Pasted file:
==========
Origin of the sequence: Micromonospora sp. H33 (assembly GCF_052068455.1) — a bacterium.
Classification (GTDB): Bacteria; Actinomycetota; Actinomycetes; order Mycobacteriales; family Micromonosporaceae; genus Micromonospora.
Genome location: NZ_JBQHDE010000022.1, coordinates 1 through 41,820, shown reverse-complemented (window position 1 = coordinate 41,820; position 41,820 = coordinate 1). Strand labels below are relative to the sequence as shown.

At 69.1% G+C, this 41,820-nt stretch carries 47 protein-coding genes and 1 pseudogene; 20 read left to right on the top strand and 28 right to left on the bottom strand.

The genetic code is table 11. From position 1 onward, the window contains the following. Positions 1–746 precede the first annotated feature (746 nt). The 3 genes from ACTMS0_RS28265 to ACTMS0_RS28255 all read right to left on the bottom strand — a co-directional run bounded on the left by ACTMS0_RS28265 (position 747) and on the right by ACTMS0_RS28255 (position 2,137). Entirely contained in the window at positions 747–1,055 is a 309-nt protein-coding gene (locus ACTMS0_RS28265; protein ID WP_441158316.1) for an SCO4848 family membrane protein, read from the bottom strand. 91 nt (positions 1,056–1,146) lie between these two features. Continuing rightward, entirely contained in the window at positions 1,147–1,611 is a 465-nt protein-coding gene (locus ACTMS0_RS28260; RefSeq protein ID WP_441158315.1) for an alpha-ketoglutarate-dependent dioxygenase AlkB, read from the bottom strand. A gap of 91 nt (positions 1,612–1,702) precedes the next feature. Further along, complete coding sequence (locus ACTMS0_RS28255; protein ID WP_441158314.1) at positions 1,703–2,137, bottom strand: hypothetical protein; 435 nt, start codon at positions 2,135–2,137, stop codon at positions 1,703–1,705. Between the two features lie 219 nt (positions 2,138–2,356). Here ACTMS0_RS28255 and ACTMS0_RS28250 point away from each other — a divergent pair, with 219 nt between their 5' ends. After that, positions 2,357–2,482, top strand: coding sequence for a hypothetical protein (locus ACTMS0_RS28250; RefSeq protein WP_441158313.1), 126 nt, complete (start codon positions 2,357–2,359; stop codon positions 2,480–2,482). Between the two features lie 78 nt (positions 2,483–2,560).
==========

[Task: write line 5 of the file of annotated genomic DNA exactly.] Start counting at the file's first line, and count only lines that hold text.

The genetic code is table 11. From position 1 onward, the window contains the following. Positions 1–746 precede the first annotated feature (746 nt). The 3 genes from ACTMS0_RS28265 to ACTMS0_RS28255 all read right to left on the bottom strand — a co-directional run bounded on the left by ACTMS0_RS28265 (position 747) and on the right by ACTMS0_RS28255 (position 2,137). Entirely contained in the window at positions 747–1,055 is a 309-nt protein-coding gene (locus ACTMS0_RS28265; protein ID WP_441158316.1) for an SCO4848 family membrane protein, read from the bottom strand. 91 nt (positions 1,056–1,146) lie between these two features. Continuing rightward, entirely contained in the window at positions 1,147–1,611 is a 465-nt protein-coding gene (locus ACTMS0_RS28260; RefSeq protein ID WP_441158315.1) for an alpha-ketoglutarate-dependent dioxygenase AlkB, read from the bottom strand. A gap of 91 nt (positions 1,612–1,702) precedes the next feature. Further along, complete coding sequence (locus ACTMS0_RS28255; protein ID WP_441158314.1) at positions 1,703–2,137, bottom strand: hypothetical protein; 435 nt, start codon at positions 2,135–2,137, stop codon at positions 1,703–1,705. Between the two features lie 219 nt (positions 2,138–2,356). Here ACTMS0_RS28255 and ACTMS0_RS28250 point away from each other — a divergent pair, with 219 nt between their 5' ends. After that, positions 2,357–2,482, top strand: coding sequence for a hypothetical protein (locus ACTMS0_RS28250; RefSeq protein WP_441158313.1), 126 nt, complete (start codon positions 2,357–2,359; stop codon positions 2,480–2,482). Between the two features lie 78 nt (positions 2,483–2,560).